• Weird History

Death-Blow Dealing Facts About The Origins Of The Assassins

Today, an assassin is anybody that carries out a specific killing for political or religious purposes. But everything has an origin, and the Assassins are no exception. They trace their origin all the way back to the 1100s, when a religious zealot looked for sanctuary to immerse himself in the teachings of his faith. From him, the Persian Assassins were born.

The Assassins spent 300 years as the authority in the shadows, operating from mountain fortresses like Alamut in Iran. Stationed throughout modern-day Persia and Syria, the Assassins had a foundation in the Islamic faith, but they became most renowned for their liberal use of hashish, which led to their pejorative dubbing as "hashishans," or hashish eaters, as well as their adept ability at avoiding full-scale war through well-timed tactical assassinations. 

While the Assassins were ultimately scattered by the Mongols, they did outlive the majority of their closest rivals, including the Fatmids and the Seljuks. Through it all, they earned their reputation as one of the most fearsome forces to have ever existed. 

  • They Were Founded By A Missionary

    Photo: Unknown / Wikimedia Commons / Public Domain

    Hassan-I Sabbah, the godfather of the Assassins, wasn't exactly who you might imagine from what became of the word 'assassin.' He was simply a zealous, Nizari Ismaili missionary whose sole purpose was his devotion to the teachings of his faith. He wandered for years throughout Persia, Syria, and the surrounding areas, recruiting followers and searching for somewhere to call home. Through his mentor, he learned how to attract followers to his faith, and before long, the only thing Hassan-I needed was a place to call home – he had found an eager and willing group of neophytes to call his own.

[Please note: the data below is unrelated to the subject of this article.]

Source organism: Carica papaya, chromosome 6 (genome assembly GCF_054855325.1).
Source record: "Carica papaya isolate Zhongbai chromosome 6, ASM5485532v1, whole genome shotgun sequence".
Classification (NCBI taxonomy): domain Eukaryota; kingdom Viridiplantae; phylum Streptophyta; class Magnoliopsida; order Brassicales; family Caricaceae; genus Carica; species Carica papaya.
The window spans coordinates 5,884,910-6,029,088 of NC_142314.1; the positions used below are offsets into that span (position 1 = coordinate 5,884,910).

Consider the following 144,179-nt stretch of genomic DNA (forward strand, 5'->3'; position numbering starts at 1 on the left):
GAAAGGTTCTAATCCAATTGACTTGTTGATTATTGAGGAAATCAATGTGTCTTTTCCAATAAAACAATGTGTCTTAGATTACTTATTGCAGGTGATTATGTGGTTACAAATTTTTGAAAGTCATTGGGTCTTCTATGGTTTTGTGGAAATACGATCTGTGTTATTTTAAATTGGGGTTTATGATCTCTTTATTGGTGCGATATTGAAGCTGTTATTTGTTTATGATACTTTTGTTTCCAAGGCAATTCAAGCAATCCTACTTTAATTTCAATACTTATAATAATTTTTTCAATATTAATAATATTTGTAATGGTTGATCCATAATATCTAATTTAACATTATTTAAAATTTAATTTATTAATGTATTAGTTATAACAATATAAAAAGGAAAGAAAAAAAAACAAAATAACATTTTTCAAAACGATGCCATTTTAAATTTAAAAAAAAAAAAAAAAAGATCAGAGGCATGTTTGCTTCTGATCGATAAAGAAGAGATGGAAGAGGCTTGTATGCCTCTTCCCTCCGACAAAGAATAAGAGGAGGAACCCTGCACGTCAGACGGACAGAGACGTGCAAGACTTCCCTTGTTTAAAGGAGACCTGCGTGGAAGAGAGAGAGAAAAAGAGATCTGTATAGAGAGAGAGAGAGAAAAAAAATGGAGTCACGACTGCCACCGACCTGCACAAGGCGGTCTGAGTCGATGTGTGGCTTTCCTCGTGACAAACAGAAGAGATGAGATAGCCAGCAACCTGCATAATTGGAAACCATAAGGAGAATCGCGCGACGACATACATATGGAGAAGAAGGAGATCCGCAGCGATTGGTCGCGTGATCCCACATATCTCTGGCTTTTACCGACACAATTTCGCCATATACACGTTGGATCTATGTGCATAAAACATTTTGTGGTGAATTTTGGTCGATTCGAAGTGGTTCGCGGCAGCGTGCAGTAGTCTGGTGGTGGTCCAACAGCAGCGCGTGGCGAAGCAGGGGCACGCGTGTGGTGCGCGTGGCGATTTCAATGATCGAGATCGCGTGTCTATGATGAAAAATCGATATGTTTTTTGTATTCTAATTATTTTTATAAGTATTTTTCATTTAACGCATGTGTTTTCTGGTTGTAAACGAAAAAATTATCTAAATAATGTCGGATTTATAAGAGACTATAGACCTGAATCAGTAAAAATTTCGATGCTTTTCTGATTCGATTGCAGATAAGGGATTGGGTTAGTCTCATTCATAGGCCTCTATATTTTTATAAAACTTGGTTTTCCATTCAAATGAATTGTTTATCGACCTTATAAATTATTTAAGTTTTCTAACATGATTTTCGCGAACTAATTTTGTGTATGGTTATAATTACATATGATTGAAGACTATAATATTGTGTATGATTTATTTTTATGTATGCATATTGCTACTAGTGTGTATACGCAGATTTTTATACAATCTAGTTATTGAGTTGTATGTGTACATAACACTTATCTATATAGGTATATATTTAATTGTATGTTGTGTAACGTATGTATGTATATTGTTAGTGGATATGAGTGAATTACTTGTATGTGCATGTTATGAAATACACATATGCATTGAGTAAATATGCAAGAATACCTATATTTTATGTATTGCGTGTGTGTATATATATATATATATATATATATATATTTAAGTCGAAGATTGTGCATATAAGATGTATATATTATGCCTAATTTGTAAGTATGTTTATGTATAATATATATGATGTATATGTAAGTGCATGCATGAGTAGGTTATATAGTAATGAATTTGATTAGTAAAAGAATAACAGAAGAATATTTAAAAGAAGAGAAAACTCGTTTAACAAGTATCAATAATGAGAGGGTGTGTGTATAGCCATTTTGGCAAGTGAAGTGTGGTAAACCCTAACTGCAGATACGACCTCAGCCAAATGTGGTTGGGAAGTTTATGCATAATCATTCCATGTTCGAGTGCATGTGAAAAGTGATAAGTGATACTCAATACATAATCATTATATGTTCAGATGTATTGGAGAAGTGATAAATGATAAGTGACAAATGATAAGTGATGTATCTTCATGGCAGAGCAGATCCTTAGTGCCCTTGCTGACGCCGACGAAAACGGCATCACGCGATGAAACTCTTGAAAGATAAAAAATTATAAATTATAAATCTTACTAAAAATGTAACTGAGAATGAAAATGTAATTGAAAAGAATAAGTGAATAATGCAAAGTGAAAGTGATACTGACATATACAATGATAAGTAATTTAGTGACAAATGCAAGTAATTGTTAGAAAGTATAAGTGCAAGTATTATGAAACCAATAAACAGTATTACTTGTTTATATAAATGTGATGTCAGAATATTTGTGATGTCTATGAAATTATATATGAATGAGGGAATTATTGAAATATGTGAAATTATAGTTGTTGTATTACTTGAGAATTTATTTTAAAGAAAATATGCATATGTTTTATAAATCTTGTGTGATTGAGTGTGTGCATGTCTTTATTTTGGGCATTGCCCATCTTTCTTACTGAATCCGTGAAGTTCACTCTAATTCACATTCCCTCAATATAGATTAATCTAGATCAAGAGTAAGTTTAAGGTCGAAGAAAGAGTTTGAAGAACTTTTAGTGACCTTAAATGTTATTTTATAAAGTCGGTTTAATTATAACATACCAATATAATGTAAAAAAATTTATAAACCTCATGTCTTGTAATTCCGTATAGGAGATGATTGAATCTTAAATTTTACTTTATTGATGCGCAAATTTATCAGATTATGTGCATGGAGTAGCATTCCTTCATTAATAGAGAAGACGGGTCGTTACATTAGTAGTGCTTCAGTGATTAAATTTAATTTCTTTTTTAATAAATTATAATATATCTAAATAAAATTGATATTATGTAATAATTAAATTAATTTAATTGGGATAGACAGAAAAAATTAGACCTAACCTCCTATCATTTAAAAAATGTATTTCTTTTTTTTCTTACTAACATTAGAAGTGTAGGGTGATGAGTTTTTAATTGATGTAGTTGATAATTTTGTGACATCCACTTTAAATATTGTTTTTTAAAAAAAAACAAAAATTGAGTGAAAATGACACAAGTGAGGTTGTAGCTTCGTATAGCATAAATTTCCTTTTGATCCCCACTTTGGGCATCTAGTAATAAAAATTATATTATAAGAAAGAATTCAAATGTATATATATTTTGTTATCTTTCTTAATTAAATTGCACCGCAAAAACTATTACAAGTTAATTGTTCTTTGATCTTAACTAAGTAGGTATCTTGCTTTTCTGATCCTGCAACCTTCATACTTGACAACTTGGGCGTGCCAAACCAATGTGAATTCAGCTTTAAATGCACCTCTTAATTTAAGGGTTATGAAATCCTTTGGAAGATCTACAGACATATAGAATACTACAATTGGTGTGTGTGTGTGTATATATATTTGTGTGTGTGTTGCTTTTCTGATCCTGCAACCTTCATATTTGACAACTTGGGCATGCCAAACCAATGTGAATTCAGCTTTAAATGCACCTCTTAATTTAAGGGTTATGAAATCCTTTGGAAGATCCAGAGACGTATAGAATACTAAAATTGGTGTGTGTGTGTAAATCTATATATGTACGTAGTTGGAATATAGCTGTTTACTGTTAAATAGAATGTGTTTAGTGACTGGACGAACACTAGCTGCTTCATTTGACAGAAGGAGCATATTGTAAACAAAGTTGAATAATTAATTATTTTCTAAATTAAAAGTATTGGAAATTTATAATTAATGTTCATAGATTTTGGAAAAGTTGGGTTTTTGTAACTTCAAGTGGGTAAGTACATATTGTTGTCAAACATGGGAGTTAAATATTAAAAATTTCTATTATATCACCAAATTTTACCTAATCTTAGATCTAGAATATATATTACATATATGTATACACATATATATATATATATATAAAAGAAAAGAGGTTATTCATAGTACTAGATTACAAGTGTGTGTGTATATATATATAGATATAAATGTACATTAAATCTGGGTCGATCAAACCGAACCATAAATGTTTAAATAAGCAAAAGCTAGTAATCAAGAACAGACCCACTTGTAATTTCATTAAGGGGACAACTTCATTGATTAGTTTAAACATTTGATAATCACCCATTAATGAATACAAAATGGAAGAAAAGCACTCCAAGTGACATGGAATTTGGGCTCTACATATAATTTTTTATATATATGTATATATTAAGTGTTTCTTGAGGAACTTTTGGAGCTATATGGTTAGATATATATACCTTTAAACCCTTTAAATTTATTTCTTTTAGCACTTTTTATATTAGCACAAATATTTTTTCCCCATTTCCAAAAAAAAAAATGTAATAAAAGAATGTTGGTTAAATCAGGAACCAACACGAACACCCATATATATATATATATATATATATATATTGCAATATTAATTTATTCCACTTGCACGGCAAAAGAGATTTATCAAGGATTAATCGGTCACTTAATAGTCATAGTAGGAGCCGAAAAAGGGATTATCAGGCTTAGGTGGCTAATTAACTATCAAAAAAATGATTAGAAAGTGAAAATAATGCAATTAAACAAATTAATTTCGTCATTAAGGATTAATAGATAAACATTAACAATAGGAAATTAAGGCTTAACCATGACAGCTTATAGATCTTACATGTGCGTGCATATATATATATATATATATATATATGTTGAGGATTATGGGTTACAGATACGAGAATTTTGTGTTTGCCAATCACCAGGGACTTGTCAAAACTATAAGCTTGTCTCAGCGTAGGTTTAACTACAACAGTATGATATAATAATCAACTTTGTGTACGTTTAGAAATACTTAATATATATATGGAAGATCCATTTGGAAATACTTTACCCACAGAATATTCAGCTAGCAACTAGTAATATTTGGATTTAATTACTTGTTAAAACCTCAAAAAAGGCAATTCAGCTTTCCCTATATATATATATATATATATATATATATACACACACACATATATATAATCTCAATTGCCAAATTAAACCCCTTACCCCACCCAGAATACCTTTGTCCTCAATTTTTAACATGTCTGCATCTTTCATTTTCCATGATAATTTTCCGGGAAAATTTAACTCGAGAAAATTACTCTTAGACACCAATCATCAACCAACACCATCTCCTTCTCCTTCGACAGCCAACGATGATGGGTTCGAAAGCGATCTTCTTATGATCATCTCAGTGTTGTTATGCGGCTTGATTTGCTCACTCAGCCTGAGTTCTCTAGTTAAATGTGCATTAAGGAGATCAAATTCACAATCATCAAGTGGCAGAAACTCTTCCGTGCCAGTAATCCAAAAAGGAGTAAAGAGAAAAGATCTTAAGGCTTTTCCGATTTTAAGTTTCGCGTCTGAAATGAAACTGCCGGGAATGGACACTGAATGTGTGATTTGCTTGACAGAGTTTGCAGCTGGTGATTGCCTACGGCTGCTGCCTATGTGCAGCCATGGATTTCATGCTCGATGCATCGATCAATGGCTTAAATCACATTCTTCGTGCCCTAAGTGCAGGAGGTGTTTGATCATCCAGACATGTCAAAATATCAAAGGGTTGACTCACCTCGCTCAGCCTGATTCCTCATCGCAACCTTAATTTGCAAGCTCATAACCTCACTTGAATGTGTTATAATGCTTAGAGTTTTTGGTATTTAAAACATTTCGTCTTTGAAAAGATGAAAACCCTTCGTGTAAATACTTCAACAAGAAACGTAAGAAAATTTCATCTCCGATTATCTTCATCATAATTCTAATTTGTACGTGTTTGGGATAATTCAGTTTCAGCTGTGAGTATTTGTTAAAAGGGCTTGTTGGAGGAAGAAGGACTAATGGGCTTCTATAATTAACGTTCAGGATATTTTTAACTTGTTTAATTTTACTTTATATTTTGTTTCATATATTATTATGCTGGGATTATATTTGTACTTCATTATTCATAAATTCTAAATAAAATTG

• They Preferred Psychological Warfare To Killing

    Photo: Maître d'egerton / Wikimedia Commons / Public Domain

    For a group that became renowned for its ability to kill just about anyone, it must be said that the Assassins themselves used non-mortal intimidation tactics frequently to achieve their desired effect, and these worked more times than not. Much of the success in their heyday came from them avoiding killing and instead brokering deals through intimidation. 

    For example, in the case of the Sultan Sanjar, the Sultan refused to accept peace with the Assassins, but that attitude didn't last. One morning, Sanjar woke up with a dagger stuck into the floor beside his bed and word from a messenger sent from Hassan-I Sabbah that proclaimed: "Did I not wish the sultan well that the dagger which was struck in the hard ground would have been planted on your soft breast," which pretty much translates to: If we wanted you dead, you'd be dead.

    Sanjar decided it best to live in harmony with the Assassins.

  • They Were Undetectable And Present Everywhere

    Photo: Sayf al-Vâhidî / Wikimedia Commons / Public Domain

    The Assassins established such an intricate network of power and subterfuge that it was nearly impossible to tell who was an Assassin. They branched out to numerous courts and kingdoms across the globe, establishing themselves as servants and attendees of dignitaries both religious and political. There, they sat and waited for orders. If they were ordered to kill, they would execute immediately, stabbing their target in the heart if and when the time came. If not, they would sit by and monitor. Some Assassins waited in their covert positions for years before finding the perfect opportunity to do away with their target.

    This made it almost impossible to tell how many were in the ranks of the Assassins. 

  • They Lived In Impenetrable Mountain Fortresses

    Photo: Mehrzad / Wikimedia Commons / CC BY 3.0

    After settling at Alamut Castle, the Assassins continued to spread to numerous mountain fortresses in the Syrian and Persian region. What made these fortresses so odd is that they had very little connectivity. They were completely surrounded by hostile territory, yet they remained standing for the better part of two centuries. 

    Given the nature of the Assassins, plenty of enemies came looking to put down the Nizari zealots, but not even Saladin and his massive armies could topple the "Eagles Nest" of Hassan-I. And when the Assassins were finally defeated by the Mongols, some fortresses held out for another decade.